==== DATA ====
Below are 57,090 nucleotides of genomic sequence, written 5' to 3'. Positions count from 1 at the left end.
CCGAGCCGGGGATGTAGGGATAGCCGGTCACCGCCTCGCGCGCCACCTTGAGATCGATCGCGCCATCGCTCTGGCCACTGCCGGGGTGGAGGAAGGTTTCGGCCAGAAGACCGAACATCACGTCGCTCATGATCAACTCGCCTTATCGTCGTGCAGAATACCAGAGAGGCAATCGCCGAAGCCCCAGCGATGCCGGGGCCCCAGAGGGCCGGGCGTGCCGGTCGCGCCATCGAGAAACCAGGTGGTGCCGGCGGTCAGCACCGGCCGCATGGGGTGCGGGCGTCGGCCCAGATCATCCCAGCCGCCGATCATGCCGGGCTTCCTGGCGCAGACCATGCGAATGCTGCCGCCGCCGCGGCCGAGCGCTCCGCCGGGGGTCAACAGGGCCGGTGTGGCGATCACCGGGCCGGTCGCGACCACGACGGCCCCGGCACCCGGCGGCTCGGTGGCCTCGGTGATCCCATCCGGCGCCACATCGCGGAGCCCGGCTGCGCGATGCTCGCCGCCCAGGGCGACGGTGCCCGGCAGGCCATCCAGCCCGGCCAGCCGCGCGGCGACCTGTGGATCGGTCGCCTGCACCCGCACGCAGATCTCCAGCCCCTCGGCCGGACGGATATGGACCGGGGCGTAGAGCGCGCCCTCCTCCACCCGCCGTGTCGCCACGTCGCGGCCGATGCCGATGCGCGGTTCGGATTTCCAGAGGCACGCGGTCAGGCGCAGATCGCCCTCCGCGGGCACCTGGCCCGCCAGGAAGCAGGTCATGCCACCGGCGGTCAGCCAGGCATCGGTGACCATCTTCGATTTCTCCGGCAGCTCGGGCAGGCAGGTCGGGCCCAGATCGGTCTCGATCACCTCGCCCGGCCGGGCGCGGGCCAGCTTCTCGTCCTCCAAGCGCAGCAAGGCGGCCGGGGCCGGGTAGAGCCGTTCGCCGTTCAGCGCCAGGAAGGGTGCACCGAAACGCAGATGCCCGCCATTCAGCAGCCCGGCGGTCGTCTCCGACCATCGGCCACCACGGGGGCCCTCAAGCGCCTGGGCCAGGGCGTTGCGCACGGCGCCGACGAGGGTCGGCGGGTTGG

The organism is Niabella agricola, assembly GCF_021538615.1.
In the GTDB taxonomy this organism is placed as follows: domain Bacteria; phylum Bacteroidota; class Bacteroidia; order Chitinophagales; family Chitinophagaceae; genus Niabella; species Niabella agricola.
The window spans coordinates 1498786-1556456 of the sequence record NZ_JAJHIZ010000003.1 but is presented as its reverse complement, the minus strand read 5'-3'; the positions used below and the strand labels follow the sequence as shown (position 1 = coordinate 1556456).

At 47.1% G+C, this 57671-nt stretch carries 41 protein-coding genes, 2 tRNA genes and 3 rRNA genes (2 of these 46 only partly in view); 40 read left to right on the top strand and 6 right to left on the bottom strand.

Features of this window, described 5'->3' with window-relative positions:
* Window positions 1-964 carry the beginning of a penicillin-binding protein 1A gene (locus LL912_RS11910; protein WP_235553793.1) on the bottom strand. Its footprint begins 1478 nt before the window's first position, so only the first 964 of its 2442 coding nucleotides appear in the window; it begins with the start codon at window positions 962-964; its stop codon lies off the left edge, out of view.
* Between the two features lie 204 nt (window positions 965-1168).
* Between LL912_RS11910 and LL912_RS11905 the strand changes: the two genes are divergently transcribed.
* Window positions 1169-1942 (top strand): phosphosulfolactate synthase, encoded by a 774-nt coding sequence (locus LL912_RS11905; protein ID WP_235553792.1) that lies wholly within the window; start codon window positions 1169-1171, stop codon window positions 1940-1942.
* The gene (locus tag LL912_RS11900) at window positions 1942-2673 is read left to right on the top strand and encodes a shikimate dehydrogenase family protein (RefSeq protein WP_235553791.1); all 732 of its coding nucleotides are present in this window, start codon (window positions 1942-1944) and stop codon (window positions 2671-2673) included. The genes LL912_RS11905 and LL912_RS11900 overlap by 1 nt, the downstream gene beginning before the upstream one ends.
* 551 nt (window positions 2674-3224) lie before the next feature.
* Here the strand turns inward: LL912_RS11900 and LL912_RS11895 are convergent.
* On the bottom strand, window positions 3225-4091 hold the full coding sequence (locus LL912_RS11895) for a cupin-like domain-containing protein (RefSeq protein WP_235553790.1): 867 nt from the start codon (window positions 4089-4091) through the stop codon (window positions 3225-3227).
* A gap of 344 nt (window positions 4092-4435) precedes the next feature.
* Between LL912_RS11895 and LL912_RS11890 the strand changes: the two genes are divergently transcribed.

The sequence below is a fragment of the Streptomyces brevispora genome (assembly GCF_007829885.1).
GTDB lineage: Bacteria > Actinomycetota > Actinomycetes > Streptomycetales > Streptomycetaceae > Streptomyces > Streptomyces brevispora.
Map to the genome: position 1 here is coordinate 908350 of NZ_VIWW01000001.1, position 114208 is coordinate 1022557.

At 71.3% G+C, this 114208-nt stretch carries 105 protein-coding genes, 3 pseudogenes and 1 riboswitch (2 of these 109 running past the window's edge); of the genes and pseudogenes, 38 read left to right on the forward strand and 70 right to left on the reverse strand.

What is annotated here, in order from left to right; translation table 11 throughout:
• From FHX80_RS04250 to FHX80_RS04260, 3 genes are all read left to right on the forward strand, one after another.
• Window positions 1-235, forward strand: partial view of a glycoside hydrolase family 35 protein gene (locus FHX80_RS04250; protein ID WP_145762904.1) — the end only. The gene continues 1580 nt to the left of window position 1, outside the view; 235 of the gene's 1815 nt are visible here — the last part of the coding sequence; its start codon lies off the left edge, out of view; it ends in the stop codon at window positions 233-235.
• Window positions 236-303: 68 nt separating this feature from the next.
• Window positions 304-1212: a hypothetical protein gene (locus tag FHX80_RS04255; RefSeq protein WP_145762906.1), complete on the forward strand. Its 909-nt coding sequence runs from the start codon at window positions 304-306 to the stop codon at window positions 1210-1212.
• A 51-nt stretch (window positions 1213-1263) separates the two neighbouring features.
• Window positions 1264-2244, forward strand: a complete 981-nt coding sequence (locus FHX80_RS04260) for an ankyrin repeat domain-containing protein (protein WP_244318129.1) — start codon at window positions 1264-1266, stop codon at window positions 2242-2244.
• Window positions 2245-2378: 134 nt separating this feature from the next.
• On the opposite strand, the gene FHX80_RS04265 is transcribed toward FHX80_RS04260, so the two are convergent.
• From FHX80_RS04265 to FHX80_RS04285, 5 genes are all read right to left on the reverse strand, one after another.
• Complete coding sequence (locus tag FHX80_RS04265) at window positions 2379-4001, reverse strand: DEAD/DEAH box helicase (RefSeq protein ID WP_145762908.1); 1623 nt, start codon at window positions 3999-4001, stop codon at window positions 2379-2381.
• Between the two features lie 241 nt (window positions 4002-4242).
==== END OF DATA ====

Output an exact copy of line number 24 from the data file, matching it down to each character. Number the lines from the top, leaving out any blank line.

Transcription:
• Window positions 1-235, forward strand: partial view of a glycoside hydrolase family 35 protein gene (locus FHX80_RS04250; protein ID WP_145762904.1) — the end only. The gene continues 1580 nt to the left of window position 1, outside the view; 235 of the gene's 1815 nt are visible here — the last part of the coding sequence; its start codon lies off the left edge, out of view; it ends in the stop codon at window positions 233-235.